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The associated coat of arms for this name are recorded in J.B Rietstaps Armorial General. Illustrated by V & H.V Rolland's. This monumental work took 23 years to complete in which 85,000 shields of Arms are included in this works. The name is also spelt EISMANN and EISAMAN. This surname was a German occupational name meaning one who works with, or deals in iron. It was also used as a baptismal name meaning 'the descendant of EISENMANN'. Many of the modern family names throughout Europe reflect the profession or occupation of their forbears in the Middle Ages and derive from the position held by their ancestors in the village, noble household or religious community in which they lived and worked. The addition of their profession to their birth name made it easier to identify individual tradesmen and craftsmen. As generations passed and families moved around, so the original identifying names developed into the corrupted but simpler versions that we recognise today. Over the centuries, most people in Europe have accepted their surname as a fact of life, as irrevocable as an act of God. However much the individual may have liked or disliked the surname, they were stuck with it, and people rarely changed them by personal choice. A more common form of variation was in fact involuntary, when an official change was made, in other words, a clerical error. A notable member of the name was Jack L. EISAMAN, who was born on the 28th October, 1913. He was a noted physician, and President of the Wells County Medical Association. He resided at Blufton, Indiana, USA. When the first immigrants from Europe went to America, the only names current in the new land were Indian names which did not appeal to Europeans vocally, and the Indian names did not influence the surnames or Christian names already possessed by the immigrants. Mostly the immigrant could not read or write and had little or no knowledge as to the proper spelling, and their names suffered at the hands of the government officials. The early town records are full of these mis-spelt names most of which gradually changed back to a more conventional spelling as education progressed.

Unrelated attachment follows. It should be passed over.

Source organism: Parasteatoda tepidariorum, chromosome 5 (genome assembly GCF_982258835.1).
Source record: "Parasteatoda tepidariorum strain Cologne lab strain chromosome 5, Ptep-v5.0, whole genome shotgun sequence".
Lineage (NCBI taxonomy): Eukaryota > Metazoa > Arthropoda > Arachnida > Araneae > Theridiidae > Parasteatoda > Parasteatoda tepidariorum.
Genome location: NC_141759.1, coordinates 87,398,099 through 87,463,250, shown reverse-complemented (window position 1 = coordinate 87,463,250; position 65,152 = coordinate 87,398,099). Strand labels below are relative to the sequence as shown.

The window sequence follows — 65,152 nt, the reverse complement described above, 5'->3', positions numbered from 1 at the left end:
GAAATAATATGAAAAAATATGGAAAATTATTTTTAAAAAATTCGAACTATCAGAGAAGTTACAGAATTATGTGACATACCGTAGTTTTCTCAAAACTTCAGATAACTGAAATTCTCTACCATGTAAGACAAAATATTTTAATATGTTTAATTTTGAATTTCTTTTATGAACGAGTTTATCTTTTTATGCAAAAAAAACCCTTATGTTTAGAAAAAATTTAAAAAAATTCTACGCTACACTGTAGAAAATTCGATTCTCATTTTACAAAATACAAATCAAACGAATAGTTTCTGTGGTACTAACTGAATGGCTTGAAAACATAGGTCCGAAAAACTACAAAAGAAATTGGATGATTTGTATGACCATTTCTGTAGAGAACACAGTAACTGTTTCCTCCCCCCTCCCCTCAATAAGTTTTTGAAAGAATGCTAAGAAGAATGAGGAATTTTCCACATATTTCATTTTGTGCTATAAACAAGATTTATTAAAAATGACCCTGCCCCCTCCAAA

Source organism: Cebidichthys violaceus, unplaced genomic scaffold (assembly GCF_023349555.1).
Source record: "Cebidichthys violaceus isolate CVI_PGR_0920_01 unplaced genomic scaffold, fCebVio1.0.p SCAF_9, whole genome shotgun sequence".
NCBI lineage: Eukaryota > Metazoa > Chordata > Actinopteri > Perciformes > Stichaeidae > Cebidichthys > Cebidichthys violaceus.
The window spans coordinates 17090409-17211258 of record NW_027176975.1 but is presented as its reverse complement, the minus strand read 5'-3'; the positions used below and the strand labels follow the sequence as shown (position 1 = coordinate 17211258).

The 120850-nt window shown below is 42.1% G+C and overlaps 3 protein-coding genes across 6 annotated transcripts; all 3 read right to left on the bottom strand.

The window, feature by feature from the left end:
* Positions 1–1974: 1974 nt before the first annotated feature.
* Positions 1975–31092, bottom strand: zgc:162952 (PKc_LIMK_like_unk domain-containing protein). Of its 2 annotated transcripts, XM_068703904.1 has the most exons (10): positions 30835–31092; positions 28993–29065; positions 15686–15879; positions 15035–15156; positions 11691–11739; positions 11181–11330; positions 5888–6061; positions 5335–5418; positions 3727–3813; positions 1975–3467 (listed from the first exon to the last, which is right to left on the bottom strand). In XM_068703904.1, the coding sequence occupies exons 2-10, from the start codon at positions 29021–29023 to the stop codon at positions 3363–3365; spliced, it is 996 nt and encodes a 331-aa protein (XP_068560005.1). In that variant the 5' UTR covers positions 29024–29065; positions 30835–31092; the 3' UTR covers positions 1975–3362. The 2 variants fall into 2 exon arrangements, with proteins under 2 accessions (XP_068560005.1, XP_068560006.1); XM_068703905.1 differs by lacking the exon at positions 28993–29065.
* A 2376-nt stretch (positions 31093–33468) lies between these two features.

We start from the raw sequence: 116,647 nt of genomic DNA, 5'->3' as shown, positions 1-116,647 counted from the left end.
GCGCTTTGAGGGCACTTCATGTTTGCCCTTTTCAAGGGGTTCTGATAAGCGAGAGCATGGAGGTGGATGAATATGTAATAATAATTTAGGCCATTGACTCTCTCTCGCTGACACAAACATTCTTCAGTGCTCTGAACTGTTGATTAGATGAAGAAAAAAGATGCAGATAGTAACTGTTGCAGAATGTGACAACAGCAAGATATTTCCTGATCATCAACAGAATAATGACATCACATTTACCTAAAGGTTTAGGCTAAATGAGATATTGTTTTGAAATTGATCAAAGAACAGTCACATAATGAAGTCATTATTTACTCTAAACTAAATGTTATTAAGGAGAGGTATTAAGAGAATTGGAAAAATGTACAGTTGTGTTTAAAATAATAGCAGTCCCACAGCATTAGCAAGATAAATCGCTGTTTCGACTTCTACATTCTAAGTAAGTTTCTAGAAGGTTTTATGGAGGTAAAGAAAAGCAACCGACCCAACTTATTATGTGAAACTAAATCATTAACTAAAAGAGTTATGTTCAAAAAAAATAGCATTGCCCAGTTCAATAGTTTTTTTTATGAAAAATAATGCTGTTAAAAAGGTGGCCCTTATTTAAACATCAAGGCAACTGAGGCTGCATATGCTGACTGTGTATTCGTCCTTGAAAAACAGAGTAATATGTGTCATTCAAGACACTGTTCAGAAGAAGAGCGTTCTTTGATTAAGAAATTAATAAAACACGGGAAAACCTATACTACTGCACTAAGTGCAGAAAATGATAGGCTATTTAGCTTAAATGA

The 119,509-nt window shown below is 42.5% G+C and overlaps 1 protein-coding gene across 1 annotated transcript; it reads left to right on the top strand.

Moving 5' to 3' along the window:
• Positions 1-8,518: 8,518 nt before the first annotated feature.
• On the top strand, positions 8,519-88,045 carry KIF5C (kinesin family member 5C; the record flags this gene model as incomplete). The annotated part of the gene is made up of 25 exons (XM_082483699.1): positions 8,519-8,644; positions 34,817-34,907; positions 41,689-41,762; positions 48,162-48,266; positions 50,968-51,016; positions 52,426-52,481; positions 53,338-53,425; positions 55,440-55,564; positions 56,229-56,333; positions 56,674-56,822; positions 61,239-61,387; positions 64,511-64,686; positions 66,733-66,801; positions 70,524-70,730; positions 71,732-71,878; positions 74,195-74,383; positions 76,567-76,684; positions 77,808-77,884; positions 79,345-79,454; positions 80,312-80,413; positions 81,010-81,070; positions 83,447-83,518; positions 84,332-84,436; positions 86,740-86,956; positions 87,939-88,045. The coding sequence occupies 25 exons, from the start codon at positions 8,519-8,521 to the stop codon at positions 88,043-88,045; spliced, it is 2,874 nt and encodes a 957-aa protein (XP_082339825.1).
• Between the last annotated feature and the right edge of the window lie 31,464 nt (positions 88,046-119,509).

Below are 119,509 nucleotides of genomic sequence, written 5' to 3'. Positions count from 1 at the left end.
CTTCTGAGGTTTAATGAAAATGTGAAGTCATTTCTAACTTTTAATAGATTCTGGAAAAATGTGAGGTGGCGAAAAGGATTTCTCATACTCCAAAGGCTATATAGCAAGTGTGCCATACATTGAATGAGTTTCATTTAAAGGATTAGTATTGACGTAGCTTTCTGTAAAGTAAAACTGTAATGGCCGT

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Last Updated: Dec. 1st, 2021

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